The Relatable Struggles of Being a First Generation Arab-American
By Nouha Elyazidi / Arab American Contributing Writer
Growing up with an Arab background in the United States is a very unique experience, to say the least. It provides you with a unique opportunity to be immersed in two vastly unique cultures and identify with both. Being a first-generation Arab American does come with its struggles, such as the feeling of not belonging and cultural confusion. Despite this, being a first-generation Arab American is such a beautiful experience, so let’s look at some instances first-generation kids can definitely relate to.
Many first-generation children will grow up hearing Arabic in the home and with family, and English when at school and with friends. That being said, being deeply immersed in both can sometimes be confusing. A running joke among first-generation kids is that we made a new language, “Arab-glish.” This is when someone will use multiple words in different languages in the same sentence. Sometimes we will begin a sentence in Arabic and finish it in English, or vice-versa, or even integrate some words in different languages mid sentences!
Where Are You From?
Where are you from? This question posed to a first-generation Arab-American might be harder than any final exam ever! When I am asked this question, I never know how to respond! “Where are you from” can be an inquiry about your state/location of residence, ancestry, ethnicity, or nationality. It’s especially confusing for someone who has dual citizenship or grew up somewhere different from where they currently reside. This question can be a whirlwind and make your head spin. What most end up doing is giving them a detailed description, for example, “I live in Chicago, I grew up in Cleveland, and my nationality is American and Lebanese, but my ancestry is Jordanian.” That is a very detailed description but first-generation kids usually have strong ties and connections to multiple places!
Ethnocultural Identity Confusion
One struggle for many first-generation kids is finding their identity. Personally, I am Moroccan and American in nationality, but Moroccan in ancestry, so I always ask myself where I fit it. Living in America, sometimes I am seen as “too Arab” and less American because of my ethnic identity and dual nationality. However, when I go to Morocco, I am not “Moroccan” because I had a different experience growing up in the United States and do not know what it is like to actually grow up and live in Morocco. Many first-generation Arab Americans can relate to this struggle of belonging.
Many first-generation kids proudly exhibit their cultural identity and are more than willing to answer any questions from those who are genuinely interested in learning more about our cultures. However, we will occasionally get interesting questions about our cultures and languages. We often get asked silly things based on untrue stereotypes such as, “do you guys ride camels to schools?” or “do you even have schools in North Africa and the Middle East!?” Those questions are silly in nature and will be answered, but probably with an eye roll. One of the all-time most popular requests for first-generation kids who are also bilingual is “can you teach me a bad word in Arabic?” I am not quite sure where the fascination with learning bad words of all things came from. I think it would be much more useful if people asked questions like, “can you teach me a greeting in Arabic?” But nonetheless, first-generation kids get asked some funny and interesting questions.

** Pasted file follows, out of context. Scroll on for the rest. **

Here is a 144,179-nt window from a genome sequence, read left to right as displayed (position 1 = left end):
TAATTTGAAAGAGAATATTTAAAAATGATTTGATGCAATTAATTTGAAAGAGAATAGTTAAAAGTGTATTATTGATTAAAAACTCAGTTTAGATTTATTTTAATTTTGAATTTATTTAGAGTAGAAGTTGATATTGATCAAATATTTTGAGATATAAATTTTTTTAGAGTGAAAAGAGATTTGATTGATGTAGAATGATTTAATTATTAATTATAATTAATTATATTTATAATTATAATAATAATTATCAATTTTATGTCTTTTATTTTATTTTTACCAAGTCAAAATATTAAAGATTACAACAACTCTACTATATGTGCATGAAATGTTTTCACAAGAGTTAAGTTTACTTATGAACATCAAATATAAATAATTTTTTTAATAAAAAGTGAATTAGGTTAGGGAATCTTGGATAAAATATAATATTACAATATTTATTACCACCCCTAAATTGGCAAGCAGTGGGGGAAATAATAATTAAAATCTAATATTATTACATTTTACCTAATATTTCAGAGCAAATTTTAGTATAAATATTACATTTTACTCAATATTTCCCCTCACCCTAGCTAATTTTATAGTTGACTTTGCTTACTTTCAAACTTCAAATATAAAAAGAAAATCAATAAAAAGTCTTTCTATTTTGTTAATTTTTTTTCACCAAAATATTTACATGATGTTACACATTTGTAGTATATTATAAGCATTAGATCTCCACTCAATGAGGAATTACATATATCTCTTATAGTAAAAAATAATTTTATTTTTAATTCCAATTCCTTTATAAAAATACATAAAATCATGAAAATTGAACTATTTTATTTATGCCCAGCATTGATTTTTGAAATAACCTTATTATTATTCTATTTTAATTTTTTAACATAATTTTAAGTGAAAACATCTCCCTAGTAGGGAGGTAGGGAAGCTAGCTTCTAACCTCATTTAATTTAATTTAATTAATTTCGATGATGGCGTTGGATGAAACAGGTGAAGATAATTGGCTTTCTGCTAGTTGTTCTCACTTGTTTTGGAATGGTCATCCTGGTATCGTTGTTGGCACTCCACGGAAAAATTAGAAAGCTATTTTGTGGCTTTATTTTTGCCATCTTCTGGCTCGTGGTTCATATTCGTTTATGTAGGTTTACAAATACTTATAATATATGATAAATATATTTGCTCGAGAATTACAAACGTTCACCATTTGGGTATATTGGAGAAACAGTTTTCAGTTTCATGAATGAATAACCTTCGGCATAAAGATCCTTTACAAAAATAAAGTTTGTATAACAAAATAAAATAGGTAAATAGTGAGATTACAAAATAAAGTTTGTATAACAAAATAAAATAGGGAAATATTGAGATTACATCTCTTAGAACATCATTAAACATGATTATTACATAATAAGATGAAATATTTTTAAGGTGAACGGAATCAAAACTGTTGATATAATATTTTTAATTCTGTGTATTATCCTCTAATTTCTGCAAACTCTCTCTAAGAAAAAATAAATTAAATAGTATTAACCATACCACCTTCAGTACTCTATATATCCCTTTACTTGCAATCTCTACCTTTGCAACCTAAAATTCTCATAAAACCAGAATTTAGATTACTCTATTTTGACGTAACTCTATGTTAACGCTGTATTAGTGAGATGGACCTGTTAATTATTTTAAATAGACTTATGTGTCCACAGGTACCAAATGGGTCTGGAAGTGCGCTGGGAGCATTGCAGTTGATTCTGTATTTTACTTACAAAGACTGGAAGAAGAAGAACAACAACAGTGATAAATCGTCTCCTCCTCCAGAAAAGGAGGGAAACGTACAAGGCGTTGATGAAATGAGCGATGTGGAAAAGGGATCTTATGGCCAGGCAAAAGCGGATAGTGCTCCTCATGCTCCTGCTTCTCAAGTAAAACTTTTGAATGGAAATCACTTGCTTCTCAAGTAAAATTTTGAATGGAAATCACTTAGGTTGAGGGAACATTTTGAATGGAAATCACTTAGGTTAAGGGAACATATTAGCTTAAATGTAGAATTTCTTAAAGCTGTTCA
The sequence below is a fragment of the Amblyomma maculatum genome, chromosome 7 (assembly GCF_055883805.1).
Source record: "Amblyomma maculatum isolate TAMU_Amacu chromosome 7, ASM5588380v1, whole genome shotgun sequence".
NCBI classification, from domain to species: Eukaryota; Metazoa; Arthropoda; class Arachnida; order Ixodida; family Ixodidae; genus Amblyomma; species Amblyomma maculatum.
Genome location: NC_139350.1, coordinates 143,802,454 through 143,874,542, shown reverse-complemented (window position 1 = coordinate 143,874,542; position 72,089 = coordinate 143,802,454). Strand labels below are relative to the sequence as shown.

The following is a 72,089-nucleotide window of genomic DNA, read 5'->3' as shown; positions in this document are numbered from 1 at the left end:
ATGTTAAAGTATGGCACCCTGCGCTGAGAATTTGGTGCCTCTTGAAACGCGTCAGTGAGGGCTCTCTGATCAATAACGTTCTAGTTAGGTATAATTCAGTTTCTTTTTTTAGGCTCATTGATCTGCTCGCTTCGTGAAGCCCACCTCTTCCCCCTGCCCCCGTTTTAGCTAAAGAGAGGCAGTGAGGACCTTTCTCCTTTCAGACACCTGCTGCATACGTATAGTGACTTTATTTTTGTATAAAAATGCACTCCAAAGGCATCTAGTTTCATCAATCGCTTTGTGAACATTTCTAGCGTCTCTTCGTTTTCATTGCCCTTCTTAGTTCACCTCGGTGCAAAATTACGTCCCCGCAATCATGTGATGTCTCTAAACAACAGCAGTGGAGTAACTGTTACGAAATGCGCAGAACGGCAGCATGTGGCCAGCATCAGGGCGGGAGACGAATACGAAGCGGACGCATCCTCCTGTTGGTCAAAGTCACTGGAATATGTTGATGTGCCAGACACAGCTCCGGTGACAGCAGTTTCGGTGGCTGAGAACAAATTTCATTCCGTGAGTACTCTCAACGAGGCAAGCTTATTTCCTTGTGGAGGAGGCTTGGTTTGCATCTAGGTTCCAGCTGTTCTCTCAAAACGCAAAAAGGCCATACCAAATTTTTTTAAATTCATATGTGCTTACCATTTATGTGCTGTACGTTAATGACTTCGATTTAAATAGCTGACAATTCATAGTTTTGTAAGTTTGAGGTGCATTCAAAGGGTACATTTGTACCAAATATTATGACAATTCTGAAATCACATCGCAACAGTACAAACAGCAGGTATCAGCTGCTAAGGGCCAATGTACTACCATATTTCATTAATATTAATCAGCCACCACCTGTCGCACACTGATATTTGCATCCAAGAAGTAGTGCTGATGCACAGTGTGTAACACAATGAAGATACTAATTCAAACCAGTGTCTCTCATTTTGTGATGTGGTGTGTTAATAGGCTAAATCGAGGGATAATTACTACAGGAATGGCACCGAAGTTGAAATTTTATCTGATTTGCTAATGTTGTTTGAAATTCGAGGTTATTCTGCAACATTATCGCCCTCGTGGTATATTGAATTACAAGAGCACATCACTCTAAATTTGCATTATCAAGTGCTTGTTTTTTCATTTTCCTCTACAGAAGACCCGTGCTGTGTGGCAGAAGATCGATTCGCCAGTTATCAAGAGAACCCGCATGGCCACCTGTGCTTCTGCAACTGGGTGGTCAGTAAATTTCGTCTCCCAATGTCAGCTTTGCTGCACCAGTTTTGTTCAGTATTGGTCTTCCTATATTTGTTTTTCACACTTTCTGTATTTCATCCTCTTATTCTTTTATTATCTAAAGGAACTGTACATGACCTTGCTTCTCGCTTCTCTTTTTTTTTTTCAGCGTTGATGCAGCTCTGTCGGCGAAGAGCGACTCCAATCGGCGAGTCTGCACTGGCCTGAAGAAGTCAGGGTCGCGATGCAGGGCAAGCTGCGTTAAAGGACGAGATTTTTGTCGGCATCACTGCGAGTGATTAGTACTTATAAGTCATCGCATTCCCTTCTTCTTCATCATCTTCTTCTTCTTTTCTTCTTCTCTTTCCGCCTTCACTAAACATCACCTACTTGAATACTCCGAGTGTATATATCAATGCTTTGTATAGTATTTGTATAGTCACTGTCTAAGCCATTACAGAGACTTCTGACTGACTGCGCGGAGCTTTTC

The Culture Shock
Despite growing up in the United States, growing up in an Arab household is very different from growing up in a typical American household. There is a sense of shock almost when first-generation kids are exposed to American home culture for the first time. An example would be shoes in the house. Arab culture is very opposed to shoes in the house for it is seen as dirty, but it is a regular thing in many American households. Another example would be the types of food you are accustomed to and the family dynamics. It is very interesting to compare the two!
Despite some of the struggles that first-generation Arab Americans face, many of us can bond and connect with the same feelings and share our stories to build a sense of community.
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